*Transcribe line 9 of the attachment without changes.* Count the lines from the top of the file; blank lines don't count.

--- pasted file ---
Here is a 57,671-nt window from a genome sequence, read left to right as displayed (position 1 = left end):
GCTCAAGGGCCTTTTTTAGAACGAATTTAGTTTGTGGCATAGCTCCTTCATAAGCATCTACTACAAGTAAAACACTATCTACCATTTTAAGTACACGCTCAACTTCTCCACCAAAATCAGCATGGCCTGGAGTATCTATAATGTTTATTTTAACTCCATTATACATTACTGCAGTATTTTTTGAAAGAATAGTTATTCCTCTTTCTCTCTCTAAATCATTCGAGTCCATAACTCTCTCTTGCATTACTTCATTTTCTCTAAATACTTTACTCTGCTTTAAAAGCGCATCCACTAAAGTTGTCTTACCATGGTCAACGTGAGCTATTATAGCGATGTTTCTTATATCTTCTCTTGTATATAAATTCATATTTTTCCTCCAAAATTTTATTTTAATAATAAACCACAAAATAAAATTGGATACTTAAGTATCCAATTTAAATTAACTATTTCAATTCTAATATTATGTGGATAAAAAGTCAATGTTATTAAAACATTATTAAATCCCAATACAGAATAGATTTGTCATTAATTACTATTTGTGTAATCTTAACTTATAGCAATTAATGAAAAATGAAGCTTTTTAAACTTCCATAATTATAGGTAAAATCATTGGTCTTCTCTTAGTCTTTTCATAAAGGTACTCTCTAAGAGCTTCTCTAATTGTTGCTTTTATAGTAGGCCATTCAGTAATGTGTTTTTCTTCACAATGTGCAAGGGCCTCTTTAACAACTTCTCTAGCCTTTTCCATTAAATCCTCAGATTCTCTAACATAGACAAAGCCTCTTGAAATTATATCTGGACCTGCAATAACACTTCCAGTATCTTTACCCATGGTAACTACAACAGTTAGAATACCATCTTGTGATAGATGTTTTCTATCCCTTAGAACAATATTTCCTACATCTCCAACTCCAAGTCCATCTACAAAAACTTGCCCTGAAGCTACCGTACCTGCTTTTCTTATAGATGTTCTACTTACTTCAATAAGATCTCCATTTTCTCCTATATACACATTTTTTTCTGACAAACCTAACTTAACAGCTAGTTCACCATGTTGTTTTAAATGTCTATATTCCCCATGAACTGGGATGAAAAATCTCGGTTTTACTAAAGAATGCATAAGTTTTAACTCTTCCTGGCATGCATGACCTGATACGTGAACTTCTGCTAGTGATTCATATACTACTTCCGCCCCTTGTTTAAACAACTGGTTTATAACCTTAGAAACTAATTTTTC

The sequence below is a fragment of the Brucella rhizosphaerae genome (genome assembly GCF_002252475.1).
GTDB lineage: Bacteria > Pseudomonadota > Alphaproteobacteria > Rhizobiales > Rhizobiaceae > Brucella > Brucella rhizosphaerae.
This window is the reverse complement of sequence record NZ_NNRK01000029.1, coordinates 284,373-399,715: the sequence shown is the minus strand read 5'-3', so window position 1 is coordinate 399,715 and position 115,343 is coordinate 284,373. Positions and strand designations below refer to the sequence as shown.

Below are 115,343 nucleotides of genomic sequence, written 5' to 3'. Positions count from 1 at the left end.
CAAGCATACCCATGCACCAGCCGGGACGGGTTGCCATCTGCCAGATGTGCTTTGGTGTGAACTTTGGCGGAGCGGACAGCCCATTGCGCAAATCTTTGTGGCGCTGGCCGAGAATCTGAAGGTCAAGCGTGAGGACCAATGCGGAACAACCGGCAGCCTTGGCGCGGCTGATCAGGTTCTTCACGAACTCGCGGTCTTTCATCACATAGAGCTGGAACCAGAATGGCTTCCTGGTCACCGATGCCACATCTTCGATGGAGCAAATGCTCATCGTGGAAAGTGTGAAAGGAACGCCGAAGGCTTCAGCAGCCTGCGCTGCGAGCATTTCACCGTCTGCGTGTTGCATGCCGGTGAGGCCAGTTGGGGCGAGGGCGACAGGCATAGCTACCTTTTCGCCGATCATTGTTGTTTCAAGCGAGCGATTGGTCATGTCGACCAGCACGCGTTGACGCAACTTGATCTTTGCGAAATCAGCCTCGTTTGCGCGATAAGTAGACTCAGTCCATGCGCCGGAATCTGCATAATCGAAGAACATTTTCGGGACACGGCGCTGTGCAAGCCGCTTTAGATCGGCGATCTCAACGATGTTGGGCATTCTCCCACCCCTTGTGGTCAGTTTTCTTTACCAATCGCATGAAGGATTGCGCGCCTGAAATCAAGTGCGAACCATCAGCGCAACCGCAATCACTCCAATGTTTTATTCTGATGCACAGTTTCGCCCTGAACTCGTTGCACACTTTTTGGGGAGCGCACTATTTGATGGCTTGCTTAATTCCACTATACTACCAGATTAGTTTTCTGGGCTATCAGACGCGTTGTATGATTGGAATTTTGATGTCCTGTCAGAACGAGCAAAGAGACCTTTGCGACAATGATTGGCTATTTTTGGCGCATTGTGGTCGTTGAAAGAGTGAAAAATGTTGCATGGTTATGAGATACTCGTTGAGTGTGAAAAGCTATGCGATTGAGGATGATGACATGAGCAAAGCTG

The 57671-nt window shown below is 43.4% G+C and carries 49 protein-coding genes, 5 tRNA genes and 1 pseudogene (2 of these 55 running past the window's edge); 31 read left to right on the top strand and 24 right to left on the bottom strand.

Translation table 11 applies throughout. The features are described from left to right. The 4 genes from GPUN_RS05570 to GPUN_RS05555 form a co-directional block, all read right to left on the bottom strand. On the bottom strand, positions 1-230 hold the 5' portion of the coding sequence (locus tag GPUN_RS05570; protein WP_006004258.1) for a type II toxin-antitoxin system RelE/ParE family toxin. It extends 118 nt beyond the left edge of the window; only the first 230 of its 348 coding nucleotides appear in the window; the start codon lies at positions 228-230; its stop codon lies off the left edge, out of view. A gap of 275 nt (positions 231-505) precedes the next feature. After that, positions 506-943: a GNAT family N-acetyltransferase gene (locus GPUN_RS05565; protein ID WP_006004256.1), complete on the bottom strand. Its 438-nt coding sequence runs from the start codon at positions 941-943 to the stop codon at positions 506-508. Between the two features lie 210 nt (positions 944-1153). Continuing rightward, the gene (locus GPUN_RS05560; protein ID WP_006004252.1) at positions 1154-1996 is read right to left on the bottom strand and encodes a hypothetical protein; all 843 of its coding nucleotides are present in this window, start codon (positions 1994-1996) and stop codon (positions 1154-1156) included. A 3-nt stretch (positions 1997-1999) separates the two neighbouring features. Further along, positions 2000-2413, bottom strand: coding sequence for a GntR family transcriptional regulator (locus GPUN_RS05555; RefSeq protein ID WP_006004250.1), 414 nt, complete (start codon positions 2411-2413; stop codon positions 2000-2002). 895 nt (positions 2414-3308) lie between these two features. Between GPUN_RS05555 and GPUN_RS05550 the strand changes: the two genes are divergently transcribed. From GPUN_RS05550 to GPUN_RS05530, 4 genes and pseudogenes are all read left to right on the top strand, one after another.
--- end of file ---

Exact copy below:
Translation table 11 applies throughout. The features are described from left to right. The 4 genes from GPUN_RS05570 to GPUN_RS05555 form a co-directional block, all read right to left on the bottom strand. On the bottom strand, positions 1-230 hold the 5' portion of the coding sequence (locus tag GPUN_RS05570; protein WP_006004258.1) for a type II toxin-antitoxin system RelE/ParE family toxin. It extends 118 nt beyond the left edge of the window; only the first 230 of its 348 coding nucleotides appear in the window; the start codon lies at positions 228-230; its stop codon lies off the left edge, out of view. A gap of 275 nt (positions 231-505) precedes the next feature. After that, positions 506-943: a GNAT family N-acetyltransferase gene (locus GPUN_RS05565; protein ID WP_006004256.1), complete on the bottom strand. Its 438-nt coding sequence runs from the start codon at positions 941-943 to the stop codon at positions 506-508. Between the two features lie 210 nt (positions 944-1153). Continuing rightward, the gene (locus GPUN_RS05560; protein ID WP_006004252.1) at positions 1154-1996 is read right to left on the bottom strand and encodes a hypothetical protein; all 843 of its coding nucleotides are present in this window, start codon (positions 1994-1996) and stop codon (positions 1154-1156) included. A 3-nt stretch (positions 1997-1999) separates the two neighbouring features. Further along, positions 2000-2413, bottom strand: coding sequence for a GntR family transcriptional regulator (locus GPUN_RS05555; RefSeq protein ID WP_006004250.1), 414 nt, complete (start codon positions 2411-2413; stop codon positions 2000-2002). 895 nt (positions 2414-3308) lie between these two features. Between GPUN_RS05555 and GPUN_RS05550 the strand changes: the two genes are divergently transcribed. From GPUN_RS05550 to GPUN_RS05530, 4 genes and pseudogenes are all read left to right on the top strand, one after another.